September wildlife watch with Cornwall Wildlife Trust

We work with Cornwall Wildlife Trust to bring you a monthly blog on what wildlife to see and where in Cornwall each month. September is great for dormice, the rare felwort and bumblebees.


This is traditionally a good month for finding dormice in the wild in Cornwall. At this time of year they are busy fattening-up ahead of their long winter hibernation. The dormouse is a nocturnal species, spending most of its waking hours climbing among tree branches in search of food; fruit, insects, nuts, flowers and pollen.

Dormice hibernate during the winter and can lower their body temperature to become ‘torpid’ if there is a shortage of food or if bad weather stops them foraging, thus saving energy. Because of this ability, they may spend three quarters of their year 'asleep'. This is possibly why dormice in the wild also live much longer, up to five years longer than other small mammals.

Some of our nature reserves are managed specifically with dormice in mind, like Lanvean Bottoms, near Mawgan Porth, Newquay.

The rare felwort

One of the few flowers associated with the beginning of autumn. The aptly named autumn gentian, Gentianella amarella – also known as felwort. This is a very rare and localised plant, now only found in very few places on the north coast of Cornwall. It's a late flowering species, mainly from August to October.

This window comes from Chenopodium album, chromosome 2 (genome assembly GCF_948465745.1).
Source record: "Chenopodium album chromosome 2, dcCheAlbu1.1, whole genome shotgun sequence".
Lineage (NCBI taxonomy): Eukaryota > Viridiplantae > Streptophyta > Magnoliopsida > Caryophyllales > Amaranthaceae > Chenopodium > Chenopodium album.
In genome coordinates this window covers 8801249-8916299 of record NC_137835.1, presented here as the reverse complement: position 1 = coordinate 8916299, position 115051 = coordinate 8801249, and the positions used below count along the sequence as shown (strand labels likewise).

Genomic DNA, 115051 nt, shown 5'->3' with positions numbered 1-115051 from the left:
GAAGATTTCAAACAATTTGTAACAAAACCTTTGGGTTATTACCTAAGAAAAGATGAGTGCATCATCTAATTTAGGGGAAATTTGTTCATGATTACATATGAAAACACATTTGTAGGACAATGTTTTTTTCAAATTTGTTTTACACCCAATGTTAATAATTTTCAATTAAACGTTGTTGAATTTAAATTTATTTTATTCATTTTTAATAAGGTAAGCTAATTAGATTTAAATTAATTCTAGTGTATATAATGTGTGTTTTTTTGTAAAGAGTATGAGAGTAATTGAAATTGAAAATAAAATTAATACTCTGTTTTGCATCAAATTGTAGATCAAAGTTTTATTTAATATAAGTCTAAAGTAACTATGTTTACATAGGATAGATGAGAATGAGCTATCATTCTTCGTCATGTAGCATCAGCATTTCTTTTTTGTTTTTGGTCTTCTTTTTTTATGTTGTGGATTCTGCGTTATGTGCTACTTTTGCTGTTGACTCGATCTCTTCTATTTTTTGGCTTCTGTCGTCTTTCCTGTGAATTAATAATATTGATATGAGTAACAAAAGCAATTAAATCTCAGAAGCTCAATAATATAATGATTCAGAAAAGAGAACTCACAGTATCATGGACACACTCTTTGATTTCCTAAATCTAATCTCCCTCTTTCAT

It is an attractive plant with pale pink flowers which lives mainly on coastal grasslands, but its appearance can be intermittent and rather unpredictable, meaning that it might grow in one place one year, but not be there the next. Many gentians have traditionally had medicinal uses, and they have historically been used to treat digestive disorders.


Many species of bumblebee, including Bombus terrestris, the buff-tailed bumblebee, will be particularly active in Cornwall during September. In late summer, bumblebee colonies produce males and new queens, and through the autumn they then need to find food to survive.

In autumn the number of flowers begins to decrease, but a ready and continuous supply of pollen and nectar are still sought by bumblebees until late in the year. After mating and feeding well, new queens will search out a suitable place to hibernate and remain there all through winter.

Gardeners, can of course, help our bumblebees by leaving suitable places for hibernation undisturbed, such as a cool, north facing banks which they can burrow into. They will often be found seeking out pollen and nectar in flower-rich meadows such as those found at our Downhill Meadow Nature Reserve also near Mawgan Porth, Newquay.

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